IJF18 Day #4: Perugia’s Conclusions

[Original italian version by Antonio Emmanuello]

We have finally come to the final act of IJF18. You, in the direction, please wait a moment before you lower the curtain: we have a couple of things we still need to chat about.

Getting ready also means to try and leave the place in which you’ve been staying in a more or less decent way. The cleaning starts at the first lights of dawn (*cough* 10 am), because, you know, the morning hour has gold in its mouth… like trappers. Among tears, sadness and trash bags we leave our suite to get the last and deserved meal in Perugia, and don’t forget a good last minute shopping. Being by now experts of that city, we choose the first restaurant outside the doorstep. Fed and stuffed as much as this word makes you think of, we roll towards the “panoramic” lift to enjoy the beauty of Perugia, once again. By the way that was an obliged route if we wanted to take the “minimetro” that was supposed to lead us to where the magnificent Flixbus was waiting for us only. And another hundred. And actually it wasn’t waiting at all since we were considerably early. Do you remind of that bar we illegitely occupied in the first episode? There it was, but this time we weren’t risking to get a penal sanction. Unlike the departure, the return journey lasted no more than 6 hours, even if we stopped at Florence. A crazy rush to the onion rings (you know, it is so good to smell them in a restricted space such as… a bus). Everything else went on kinda easily, and so I spent a significant part of the travel writing the first episode (a mindblowing circularity: the end of the journey, and the beginning of this columns. Minds blowing everywhere). We finally got to Milan, missed the train, waited, got to Pavia and, at last, arrived home. End of story. Curtain. No, wait, not yet.

We still have to talk about conclusions. What was this experience for? In the precise moment probably nothing, if we exclude writing articles and facing some topics with you, reader. But all in all it is for expanding the wealth of personal experience, to make others know about a reality that, in the future, may be of somebody else’s interest, maybe yours: yes, you who’s reading while picking your nose. IJF is a growing reality, this year more than ever a foreign presence has been felt, with dozens of ensligh panels, or simultaneously translated ones. The sociopolitical atmosphere of this event is clear: “a well informed citizen makes democracy stronger”, and this isn’t the only crucial goal of the festival: I’d say that it is one of the main goals of journalism in general. Large space has been given to current events, as you can remind: immigration, for instance, without leaving future behind; on the contrary, it has been a central topic. Many were the technologies presented: technologies that will be the axis around which tomorrow’s information will move. From big data elaboration, to their protection by advanced systems; from the Internet, that’s becoming more and more influencial in our lives, to propaganda, through fake news, debunking, post-truth. Despite of IJF being made of data, and despite their importance, it doesnt’ have data. It’s almost ironic, but speaking about numbers is difficult. Since it is a reality that is completely free for everyone, it’s practically impossible to consider the number of the participants. But I personally witnessed that the city was full of people: young people, students, people from the sector, but not only; many italians, but not only. A real encounter between cultures, for culture. Moreover, 1038 guests, hundreds of live videos (when not live, recorded and uploaded on YouTube by the organization itself, which covered a considerable part of the events); hundreds of tweets in dozens of languages from all around the world, and lastly, the most important thing: millions of Baci Perugina.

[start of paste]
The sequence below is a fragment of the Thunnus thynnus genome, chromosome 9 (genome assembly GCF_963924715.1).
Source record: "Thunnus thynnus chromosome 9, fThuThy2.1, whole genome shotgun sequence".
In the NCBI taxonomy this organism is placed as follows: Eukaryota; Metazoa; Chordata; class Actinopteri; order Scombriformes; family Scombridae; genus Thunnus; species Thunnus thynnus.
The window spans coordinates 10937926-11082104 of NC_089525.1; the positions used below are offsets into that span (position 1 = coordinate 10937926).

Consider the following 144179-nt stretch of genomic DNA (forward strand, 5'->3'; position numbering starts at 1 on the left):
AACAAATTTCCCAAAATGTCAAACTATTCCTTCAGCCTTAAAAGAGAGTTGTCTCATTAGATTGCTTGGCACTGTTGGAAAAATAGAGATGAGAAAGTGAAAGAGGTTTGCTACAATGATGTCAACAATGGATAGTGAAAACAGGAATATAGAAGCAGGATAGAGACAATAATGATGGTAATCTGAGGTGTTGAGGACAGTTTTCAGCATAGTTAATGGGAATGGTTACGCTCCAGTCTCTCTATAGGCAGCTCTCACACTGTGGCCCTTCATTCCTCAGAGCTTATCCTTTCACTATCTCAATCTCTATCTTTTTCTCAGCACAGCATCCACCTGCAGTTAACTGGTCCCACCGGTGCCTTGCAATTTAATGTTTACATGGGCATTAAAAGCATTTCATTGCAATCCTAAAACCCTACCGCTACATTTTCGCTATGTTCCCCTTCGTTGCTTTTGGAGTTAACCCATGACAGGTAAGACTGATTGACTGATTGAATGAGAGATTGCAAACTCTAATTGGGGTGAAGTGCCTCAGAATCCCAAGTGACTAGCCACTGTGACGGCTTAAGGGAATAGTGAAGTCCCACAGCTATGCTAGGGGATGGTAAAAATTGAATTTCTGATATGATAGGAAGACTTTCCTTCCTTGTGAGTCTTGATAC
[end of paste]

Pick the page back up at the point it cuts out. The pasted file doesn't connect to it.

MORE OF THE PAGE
If the field of information is yours, if you dream about entering this world, IJF is a necessary destination. But, if for any reason you’re reading this article without a specific interest, I’m going to give you some tips –such a noble heart– about how to visit Perugia, as a gift. Comfy shoes. Do you have them? Great. Take 3 pairs more with you because it’s never enough. Preliminary workout for at least 6 months: there are infinite climbs and slopes waiting for your ankles to destroy them. Eating in various places is not very expensive, so dare experimenting. Speaking about dough, 200 euros was enough for 3 nights and 5 days out (3 nights? You’ll say. Remember that we spent the first night on the road). 75 were for a house shared by 4 people (300 euros), and 50 were for Flixbus. A little digression about the topic is needed. If you’re a person that sleeps on transports with no problems, it’s El Dorado. For everyone who is keen on convenience, instead: let go, it’s not for you. There’s no personal space, you’re packed all together for several hours in the same place, and if you don’t have a proper companion it can become nerve wrecking. Obiously, it is extremely cheap: that’s a pro and it shuts every complaint up. What remained, around 75 euros, was spent on meals, appetizers, grocery shopping and other little things. Perugia is a very enjoyable city, that lowkey reminds you of Pavia. It is a university city, and it’s tailored for humans’ needs. Despite there were lots of outsiders, it wasn’t impractical, on the contrary. All the main streets are peculiar and walking here and there is more than pleasing, in particular when you have an exceptional view, that is the one right below.

A little bit like Pavia: Perugia is a small city, but a big one when it comes to the experiences that it has to offer.

Direction: you can close the curtain. We’re done.

Baci, no more from Perugia.

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